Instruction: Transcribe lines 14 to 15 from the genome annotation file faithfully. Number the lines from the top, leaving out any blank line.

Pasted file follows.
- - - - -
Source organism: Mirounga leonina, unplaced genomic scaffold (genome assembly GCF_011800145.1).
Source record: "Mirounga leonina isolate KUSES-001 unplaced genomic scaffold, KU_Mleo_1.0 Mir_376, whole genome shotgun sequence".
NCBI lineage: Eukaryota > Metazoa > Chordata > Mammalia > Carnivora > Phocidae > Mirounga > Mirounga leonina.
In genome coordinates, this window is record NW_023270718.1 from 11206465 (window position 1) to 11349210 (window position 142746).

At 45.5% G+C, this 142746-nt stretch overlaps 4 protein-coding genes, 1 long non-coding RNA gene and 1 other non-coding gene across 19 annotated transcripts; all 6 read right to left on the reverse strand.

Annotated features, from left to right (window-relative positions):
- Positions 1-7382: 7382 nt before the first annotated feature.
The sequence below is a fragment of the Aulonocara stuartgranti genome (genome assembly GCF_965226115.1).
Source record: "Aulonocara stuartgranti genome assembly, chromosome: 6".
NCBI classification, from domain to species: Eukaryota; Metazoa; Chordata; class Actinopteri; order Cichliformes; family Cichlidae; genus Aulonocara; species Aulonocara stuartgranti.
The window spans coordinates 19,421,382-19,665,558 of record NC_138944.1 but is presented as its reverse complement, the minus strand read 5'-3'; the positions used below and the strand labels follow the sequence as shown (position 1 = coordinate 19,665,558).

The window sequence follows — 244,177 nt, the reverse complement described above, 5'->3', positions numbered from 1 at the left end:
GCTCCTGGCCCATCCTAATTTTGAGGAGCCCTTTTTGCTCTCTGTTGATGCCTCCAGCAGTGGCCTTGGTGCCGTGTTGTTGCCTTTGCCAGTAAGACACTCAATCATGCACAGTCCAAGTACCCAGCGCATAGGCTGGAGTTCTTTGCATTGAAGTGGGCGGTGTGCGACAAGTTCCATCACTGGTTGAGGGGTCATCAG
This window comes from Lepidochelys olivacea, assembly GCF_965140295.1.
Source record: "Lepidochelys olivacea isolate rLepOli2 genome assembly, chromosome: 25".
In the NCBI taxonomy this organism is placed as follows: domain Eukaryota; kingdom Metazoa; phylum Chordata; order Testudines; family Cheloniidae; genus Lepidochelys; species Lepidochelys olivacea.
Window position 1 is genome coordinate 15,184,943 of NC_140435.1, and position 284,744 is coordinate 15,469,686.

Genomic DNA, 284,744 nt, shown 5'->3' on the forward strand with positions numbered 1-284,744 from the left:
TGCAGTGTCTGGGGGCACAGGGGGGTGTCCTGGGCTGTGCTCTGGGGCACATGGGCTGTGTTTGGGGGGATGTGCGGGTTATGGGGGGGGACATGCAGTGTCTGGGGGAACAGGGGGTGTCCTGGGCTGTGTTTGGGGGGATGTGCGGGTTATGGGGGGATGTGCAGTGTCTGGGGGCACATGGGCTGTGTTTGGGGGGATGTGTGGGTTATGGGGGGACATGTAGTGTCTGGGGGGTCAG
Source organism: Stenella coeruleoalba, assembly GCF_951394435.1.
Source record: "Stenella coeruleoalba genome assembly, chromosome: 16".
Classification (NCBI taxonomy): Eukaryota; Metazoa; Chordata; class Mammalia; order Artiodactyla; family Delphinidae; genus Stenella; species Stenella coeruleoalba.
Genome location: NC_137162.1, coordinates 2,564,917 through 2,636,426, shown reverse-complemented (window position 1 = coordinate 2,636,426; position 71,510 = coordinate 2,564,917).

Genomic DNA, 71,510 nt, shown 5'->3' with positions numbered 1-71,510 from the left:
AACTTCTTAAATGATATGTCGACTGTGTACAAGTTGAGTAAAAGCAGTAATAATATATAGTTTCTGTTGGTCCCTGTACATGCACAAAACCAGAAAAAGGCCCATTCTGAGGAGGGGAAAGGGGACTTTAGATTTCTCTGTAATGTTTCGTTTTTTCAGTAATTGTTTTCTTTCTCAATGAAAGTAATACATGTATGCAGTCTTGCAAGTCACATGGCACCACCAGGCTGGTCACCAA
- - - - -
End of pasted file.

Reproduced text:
This window comes from Lepidochelys olivacea, assembly GCF_965140295.1.
Source record: "Lepidochelys olivacea isolate rLepOli2 genome assembly, chromosome: 25".